Past voting, a deeper level of connection is possible as brands open up a new era of gig work. Web3-native brands use bounty boards, where they post jobs for their community members to take on. Workers can find gigs from simple content creation to complex engineering. When the work is done, another gig worker validates the work is correct, and all parties are paid instantly via crypto.
Consumers now don't just buy their favorite brand; they can literally become a part of it!
Consumer to data center
The last major relationship change is the consumer ownership of data. In a Web3 world, you own your own data and choose who you share it with. It is no longer owned by Facebook or other walled gardens, but rather rented out by the customer in real time. This is the future of how brands will gain data in a post-cookie world.
Again, this change is empowering the customer who might have once felt like a commodity given the rise of privacy concerns. When the customer grants access to their data, they hold the switch. If the individual feels the brand doesn't need their data anymore, they can simply disconnect. It is on their terms, not the brand's.
Brands will know how to show instant and continuous value for access to data, and in return, consumers will reward them with more live data. Meaning as customers go through their lives, their data is constantly updated and shared with brands, ensuring it is always accurate and up to date.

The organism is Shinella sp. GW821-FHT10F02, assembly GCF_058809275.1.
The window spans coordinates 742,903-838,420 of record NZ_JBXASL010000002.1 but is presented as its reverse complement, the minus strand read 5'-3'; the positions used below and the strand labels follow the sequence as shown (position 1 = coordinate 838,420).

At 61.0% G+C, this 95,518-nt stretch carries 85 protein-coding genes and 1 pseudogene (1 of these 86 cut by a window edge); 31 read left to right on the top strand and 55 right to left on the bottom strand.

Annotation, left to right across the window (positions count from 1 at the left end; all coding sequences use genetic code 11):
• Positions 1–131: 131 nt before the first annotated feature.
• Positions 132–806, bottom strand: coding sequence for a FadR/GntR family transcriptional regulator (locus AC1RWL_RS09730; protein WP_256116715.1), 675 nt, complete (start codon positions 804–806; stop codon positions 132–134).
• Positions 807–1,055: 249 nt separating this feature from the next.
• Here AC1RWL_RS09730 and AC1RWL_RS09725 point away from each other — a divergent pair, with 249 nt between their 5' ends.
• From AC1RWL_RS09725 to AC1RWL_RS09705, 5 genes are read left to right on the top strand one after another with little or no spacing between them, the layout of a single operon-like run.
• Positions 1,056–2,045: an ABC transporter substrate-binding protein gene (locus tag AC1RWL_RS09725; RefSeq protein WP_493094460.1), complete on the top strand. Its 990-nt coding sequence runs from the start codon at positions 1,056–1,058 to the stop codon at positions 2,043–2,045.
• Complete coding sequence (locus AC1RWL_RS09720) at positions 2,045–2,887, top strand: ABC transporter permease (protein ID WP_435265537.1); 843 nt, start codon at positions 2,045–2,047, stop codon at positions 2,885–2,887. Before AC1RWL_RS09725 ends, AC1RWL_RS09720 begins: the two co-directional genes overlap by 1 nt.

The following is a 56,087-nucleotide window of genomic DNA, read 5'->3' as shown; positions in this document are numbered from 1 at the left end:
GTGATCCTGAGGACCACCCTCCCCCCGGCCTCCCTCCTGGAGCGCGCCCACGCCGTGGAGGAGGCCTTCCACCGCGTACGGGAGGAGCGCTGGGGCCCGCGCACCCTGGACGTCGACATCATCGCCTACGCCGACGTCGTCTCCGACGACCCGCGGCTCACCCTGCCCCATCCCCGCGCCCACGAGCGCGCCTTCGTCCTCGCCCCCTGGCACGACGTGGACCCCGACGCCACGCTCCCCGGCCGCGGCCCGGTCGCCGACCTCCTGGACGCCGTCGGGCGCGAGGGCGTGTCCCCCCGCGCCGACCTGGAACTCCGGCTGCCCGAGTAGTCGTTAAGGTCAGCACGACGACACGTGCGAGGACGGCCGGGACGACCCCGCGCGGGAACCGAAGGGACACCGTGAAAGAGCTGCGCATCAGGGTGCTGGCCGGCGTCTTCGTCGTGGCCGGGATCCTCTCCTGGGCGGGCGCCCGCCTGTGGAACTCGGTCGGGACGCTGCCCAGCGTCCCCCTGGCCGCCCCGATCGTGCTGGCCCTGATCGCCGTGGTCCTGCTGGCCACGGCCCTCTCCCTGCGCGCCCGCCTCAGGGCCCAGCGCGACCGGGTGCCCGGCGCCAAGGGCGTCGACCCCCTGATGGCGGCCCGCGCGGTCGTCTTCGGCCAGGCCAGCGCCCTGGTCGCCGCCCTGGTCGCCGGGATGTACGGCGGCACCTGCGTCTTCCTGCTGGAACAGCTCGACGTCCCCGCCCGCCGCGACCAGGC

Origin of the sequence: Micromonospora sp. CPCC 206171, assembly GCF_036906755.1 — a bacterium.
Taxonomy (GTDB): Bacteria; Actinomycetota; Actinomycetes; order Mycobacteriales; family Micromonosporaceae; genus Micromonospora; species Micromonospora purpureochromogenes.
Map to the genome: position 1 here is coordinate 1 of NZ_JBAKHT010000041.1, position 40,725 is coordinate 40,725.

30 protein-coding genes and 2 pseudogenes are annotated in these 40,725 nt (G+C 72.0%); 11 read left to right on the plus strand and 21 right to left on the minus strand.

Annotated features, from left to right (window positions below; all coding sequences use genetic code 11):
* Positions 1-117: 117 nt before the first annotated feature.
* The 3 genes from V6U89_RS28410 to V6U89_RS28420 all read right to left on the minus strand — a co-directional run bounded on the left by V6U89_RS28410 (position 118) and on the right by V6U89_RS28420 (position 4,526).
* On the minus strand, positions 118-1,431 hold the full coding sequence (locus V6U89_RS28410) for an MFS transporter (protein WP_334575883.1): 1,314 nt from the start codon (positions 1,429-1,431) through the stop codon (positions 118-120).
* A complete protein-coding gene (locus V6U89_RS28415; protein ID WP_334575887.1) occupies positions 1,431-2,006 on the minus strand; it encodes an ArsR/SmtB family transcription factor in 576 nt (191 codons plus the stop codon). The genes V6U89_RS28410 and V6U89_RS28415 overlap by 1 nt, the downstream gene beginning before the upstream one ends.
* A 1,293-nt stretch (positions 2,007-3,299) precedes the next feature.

Technology is a powerful force, with each new iteration of the internet granting more power to the consumer. As we enter Web3, we are now seeing consumers be elevated to new roles as co-owners, co-creators, and even customer data centers. With each new role, brands will have to learn to play by a new set of rules.
They will be held accountable in real time for the value they create with customer data, and they will learn to give up control so their customers don't just wear a brand, but become it. Brands racing to create NFTs and move into Web3 must keep in mind that this isn't simply about digital products. It is a fundamental shift in the relationship between brands and consumers.